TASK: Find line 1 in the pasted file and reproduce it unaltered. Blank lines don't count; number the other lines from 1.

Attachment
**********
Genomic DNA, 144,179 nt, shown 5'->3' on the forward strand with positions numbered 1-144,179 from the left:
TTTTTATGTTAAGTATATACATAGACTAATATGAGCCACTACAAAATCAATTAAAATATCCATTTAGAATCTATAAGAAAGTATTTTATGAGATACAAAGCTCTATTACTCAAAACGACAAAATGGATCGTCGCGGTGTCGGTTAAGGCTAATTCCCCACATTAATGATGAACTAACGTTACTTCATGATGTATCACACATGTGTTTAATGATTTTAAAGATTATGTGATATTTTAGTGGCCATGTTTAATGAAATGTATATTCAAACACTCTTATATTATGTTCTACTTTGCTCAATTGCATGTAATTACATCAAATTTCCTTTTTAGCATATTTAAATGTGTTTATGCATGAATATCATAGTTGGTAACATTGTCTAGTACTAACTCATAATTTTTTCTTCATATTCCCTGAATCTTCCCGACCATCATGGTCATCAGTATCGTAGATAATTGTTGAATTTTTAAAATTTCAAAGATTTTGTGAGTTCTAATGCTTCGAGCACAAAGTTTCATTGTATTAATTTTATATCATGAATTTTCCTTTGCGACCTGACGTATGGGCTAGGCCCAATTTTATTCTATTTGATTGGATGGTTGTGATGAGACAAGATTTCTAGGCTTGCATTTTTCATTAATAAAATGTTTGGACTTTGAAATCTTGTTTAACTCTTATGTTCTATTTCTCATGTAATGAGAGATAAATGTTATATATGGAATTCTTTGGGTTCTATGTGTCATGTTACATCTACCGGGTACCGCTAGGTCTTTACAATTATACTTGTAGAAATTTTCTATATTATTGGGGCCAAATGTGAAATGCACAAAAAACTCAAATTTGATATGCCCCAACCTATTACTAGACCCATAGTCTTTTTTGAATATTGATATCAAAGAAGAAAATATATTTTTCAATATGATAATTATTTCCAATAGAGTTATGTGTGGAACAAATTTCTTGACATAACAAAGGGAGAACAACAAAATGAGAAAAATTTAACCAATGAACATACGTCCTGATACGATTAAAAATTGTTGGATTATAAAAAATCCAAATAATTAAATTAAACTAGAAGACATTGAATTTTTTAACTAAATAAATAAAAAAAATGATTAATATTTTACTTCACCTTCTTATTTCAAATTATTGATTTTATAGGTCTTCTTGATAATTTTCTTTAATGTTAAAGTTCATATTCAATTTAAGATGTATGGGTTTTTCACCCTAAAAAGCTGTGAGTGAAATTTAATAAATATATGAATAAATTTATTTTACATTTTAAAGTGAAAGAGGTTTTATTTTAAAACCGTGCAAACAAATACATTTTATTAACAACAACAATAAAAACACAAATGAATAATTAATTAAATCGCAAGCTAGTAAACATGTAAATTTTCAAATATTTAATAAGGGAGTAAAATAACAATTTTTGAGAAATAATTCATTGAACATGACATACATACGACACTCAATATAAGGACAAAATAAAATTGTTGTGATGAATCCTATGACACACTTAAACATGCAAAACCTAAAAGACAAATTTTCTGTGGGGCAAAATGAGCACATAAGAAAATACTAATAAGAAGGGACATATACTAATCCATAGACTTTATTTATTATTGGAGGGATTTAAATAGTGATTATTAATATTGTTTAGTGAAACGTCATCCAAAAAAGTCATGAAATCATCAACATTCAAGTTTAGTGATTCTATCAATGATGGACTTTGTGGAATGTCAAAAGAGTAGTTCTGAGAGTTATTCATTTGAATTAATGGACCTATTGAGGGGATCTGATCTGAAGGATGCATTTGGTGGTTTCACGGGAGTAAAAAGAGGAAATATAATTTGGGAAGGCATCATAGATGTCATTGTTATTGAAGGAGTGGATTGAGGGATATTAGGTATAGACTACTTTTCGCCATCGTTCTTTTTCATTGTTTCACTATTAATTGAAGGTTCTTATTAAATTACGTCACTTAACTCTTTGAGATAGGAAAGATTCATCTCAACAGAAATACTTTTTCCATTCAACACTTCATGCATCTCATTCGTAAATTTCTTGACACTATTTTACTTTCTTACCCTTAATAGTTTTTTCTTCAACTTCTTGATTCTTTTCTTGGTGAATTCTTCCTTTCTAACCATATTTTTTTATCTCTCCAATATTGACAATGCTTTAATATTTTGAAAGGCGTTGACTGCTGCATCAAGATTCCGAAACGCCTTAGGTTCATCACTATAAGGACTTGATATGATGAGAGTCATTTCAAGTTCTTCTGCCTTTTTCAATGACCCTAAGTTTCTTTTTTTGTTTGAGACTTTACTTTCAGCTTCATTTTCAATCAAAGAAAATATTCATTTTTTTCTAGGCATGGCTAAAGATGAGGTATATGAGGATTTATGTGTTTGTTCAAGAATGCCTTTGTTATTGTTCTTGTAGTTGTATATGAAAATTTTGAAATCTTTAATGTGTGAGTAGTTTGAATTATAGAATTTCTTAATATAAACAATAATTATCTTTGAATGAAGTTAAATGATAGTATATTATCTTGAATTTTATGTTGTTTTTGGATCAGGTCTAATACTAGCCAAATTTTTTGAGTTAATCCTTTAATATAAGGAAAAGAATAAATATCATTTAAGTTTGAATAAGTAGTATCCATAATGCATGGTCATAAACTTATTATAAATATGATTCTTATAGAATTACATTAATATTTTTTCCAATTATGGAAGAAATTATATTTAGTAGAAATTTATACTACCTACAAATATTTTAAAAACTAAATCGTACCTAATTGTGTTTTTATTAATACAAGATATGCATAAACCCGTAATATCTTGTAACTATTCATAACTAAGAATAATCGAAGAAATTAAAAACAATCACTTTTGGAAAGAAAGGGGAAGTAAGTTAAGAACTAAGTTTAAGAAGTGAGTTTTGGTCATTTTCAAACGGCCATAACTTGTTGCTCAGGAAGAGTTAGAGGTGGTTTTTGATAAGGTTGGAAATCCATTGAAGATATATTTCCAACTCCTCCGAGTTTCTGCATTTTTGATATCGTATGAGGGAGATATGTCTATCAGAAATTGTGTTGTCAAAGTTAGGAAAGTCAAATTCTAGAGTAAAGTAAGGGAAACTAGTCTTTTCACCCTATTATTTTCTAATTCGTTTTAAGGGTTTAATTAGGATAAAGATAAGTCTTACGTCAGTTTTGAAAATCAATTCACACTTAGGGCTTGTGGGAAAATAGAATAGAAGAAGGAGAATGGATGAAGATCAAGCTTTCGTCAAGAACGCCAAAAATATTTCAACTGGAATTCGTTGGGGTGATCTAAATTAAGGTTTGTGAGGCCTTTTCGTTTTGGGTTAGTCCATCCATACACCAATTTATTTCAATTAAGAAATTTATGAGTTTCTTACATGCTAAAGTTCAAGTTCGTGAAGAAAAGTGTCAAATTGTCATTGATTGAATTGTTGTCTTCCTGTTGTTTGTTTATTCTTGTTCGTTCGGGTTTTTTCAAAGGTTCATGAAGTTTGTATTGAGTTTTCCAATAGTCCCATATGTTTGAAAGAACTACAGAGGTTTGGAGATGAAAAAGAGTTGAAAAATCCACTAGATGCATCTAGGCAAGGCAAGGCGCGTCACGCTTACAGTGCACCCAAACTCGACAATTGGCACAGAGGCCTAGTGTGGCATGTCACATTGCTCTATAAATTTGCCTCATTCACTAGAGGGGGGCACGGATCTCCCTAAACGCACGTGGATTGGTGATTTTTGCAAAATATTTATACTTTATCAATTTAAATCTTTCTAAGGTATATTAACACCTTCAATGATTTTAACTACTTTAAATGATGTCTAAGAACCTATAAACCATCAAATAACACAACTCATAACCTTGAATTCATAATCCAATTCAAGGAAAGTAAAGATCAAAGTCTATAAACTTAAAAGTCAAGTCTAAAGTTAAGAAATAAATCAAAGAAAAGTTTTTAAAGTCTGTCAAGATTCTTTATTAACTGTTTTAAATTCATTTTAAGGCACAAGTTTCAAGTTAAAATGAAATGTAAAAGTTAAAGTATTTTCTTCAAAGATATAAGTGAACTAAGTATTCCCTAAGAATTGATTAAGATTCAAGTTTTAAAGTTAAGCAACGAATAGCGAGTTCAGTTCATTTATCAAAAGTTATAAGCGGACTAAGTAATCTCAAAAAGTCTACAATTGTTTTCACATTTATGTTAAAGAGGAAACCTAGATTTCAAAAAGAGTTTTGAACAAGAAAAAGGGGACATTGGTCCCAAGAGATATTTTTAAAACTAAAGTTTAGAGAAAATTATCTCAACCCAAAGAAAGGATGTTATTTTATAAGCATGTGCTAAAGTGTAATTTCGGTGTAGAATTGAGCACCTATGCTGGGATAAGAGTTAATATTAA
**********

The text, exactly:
Genomic DNA, 144,179 nt, shown 5'->3' on the forward strand with positions numbered 1-144,179 from the left: